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The Status of Justice Reform in Minnesota

This is the start of an ongoing series of news items related to how justice reform is moving in Minnesota.

Pending: Defining Sexual Assault

As we reported in an April story, one of the legislative bills this session involves a variety of measures to redefine sexual assault. “When the Minnesota Supreme Court overturned the conviction of Francios Momolu Khalil in March, it brought national attention — such as a Washington Post article — to a Minnesota statute (609.341) that requires that a victim of rape must be involuntarily intoxicated in order to be considered ‘mentally incapacitated.’

The Khalil case said that, because the victim consumed alcohol willingly and became intoxicated, she was not mentally incapacitated by statute definition. Khalil was not guilty of rape because of this technicality.

Currently the legislation is still held up and will be decided in omnibus budget conversations by committee leaders behind the scenes.

Find the full story here.


Action Alert: Missing and Murdered Indigenous Relatives

Our April issue was focused on the MMIR crisis in Minnesota, with Sen. Mary Kunesh pointing out the need for a small department that would keep attention on the issue, collect data, and work toward solutions. Gov. Walz suggested $1 million over two years for this office. The legislature has not yet approved this in its negotiations.

If you want to lend support for the development of this office, read more here.


From Minnesota Reformer

June 4 Deadline: Legislative Session 

Under the budget agreement, June 4 is the deadline to finalize language on any new policy changes that will need approval from both legislative leaders and the governor, leaving the House DFL and Senate GOP to bridge massive differences in efforts to approve new police reform measures. Senate Majority Leader Paul Gazelka, R-East Gull Lake, said his caucus would “remain committed to not passing anything that is anti-police or makes the job of law enforcement more difficult.”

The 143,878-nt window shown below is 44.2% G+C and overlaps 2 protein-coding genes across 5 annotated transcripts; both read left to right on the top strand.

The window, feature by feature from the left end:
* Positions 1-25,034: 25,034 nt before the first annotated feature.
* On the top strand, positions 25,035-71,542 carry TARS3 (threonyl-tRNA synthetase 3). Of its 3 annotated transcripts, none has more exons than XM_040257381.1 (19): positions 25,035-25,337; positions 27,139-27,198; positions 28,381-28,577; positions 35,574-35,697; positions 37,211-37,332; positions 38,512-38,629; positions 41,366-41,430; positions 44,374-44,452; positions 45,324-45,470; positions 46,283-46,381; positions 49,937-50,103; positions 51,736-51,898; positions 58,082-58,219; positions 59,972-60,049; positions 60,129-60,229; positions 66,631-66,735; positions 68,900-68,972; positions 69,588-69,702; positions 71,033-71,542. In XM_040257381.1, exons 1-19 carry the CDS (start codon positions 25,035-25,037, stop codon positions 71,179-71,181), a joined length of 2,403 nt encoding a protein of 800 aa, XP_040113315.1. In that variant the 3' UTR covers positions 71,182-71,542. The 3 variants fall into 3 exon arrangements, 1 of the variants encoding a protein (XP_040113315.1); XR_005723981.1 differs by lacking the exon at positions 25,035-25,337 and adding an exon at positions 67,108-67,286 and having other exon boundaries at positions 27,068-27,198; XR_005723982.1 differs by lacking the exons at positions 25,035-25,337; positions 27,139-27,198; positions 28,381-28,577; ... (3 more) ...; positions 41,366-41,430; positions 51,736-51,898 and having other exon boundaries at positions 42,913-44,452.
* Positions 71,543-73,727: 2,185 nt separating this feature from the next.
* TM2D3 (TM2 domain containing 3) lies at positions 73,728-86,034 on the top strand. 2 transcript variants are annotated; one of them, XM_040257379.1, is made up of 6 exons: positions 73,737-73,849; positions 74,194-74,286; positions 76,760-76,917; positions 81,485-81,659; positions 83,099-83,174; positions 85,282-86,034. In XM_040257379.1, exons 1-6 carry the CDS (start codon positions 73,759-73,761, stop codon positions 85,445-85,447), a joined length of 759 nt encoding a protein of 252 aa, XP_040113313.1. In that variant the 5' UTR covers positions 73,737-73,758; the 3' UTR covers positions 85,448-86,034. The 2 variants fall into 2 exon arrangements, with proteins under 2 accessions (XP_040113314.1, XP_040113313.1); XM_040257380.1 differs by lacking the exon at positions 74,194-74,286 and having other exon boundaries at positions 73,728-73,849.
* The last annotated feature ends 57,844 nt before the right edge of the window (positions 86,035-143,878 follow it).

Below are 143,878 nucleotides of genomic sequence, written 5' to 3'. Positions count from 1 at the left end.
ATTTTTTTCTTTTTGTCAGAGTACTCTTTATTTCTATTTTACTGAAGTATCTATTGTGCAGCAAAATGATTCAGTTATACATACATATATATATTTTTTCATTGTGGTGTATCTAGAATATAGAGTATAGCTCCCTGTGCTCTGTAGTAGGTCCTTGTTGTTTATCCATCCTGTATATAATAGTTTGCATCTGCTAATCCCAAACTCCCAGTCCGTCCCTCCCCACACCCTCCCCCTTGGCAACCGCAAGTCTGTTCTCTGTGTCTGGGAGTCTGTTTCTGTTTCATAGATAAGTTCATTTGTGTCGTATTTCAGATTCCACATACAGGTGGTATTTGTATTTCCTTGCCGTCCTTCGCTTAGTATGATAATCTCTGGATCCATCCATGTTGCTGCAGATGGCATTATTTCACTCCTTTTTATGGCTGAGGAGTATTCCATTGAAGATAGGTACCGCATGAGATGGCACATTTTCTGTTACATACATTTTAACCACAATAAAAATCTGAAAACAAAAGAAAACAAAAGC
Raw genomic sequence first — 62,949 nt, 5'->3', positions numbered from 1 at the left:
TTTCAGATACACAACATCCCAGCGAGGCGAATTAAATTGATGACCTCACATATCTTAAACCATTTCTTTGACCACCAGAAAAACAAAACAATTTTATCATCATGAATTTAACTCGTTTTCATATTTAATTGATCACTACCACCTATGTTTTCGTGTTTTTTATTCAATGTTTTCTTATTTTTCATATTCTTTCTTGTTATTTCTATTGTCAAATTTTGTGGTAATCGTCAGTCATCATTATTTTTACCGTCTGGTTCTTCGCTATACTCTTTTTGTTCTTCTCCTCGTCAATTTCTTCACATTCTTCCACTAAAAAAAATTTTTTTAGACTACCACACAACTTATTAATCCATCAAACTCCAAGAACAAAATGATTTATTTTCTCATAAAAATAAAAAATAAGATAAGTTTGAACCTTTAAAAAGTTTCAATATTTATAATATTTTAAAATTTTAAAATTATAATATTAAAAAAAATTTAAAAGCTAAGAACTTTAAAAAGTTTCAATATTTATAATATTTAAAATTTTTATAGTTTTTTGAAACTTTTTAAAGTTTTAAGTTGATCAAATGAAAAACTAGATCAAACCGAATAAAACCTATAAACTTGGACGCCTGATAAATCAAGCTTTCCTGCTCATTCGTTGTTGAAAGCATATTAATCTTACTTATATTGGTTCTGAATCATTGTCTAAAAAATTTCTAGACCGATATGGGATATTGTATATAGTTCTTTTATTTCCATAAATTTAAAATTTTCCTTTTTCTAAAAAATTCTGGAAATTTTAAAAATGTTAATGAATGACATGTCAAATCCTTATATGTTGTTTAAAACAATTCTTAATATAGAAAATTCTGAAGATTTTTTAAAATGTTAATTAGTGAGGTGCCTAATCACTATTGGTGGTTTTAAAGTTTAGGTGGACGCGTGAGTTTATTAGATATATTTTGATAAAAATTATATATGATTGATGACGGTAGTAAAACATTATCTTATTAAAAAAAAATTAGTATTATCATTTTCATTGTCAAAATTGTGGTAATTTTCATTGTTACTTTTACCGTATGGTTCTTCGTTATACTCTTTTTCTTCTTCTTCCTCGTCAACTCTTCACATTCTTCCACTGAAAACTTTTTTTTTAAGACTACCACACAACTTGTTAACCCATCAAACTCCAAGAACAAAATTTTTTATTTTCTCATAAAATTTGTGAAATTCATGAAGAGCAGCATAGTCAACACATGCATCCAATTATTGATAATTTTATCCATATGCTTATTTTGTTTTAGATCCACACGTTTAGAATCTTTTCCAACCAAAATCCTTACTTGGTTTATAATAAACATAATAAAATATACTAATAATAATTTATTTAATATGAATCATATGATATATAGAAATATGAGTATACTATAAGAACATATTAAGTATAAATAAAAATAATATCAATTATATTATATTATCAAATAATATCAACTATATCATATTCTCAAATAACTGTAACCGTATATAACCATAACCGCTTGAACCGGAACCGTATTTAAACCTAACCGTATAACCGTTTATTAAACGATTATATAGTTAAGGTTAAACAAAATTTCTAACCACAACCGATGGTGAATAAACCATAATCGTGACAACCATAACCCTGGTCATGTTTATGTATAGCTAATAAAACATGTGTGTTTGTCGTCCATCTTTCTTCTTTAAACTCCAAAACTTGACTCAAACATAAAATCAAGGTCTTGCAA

House Democrats, however, say the recent killing of Daunte Wright by ex-Brooklyn Center police officer Kim Potter demonstrates a need to end certain practices like so-called pretextual police stops. That’s when a person is pulled over for a minor violation with the intent to search their car for contraband — a practice that disproportionately affects Black Minnesotans and has led to deadly encounters like in the Wright case. 
Find full Minnesota Reformer story here

Opinion: Police Reform

“I wish as a young officer on patrol I had known what I know now: That pretextual stops don’t protect public safety, they just divert public safety resources, keep people of color from trusting the police, and risk injury and death for motorists and officers alike. It is time for Minnesota to pass legislation that eliminates these counterproductive stops and improves law enforcement’s ability to keep us all safe.”
— Diane Goldstein, executive director of the Law Enforcement Action Partnership
Find full Minnesota Reformer story here

Alternative to Policing: Peacekeeping Community Groups  

According to Sasha Cotton, director of the Minneapolis Office of Violence Prevention, Minneapolis awarded $1 million in contracts to seven community organizations to provide “positive outreach and support” during and after the trials of Derek Chauvin and his three fellow former police officers charged in the death of Floyd. Cotton said after hearing that some of the same groups were in Brooklyn Center, she made clear to them that they couldn’t charge Minneapolis for that work. 

The Minneapolis contracts — which run through the end of the year — are with A Mothers Love, the Center for Multicultural Mediation, Native American Community Development Institute, the Corcoran Neighborhood Organization and T.O.U.C.H. Outreach, Change Equals Opportunity, Restoration Inc. and We Push for Peace.
Find full Minnesota Reformer story here 


From North News

May 15: Brooklyn Center Passes Police Reform

At a special meeting of the City Council of Brooklyn Center, the council passed a resolution that creates a framework for advancing a series of reforms in policing and public safety in the city. The vote was in response to the Brooklyn Center police killing of unarmed 20-year-old Wright, killed during a low-level traffic stop for expired license plate tags and an air freshener hanging from his rearview mirror. 

Kobe Dimock-Heisler was killed Aug. 31, 2019 by Brooklyn Center police responding to being in mental crisis. The 21-year-old was autistic. His fatal encounter resulted in him being shot six times – once in the head. Amity Dimock, mother of Dimock-Heisler agreed that the resolution was too late to save her son, but could help prevent future such tragedies. “After 12 minutes of complying with officers he (Dimock-Heiser) got up and ran because he didn’t want to be in the situation and when he did he was tasered and shot six times including once in the head.”
Find full North News story here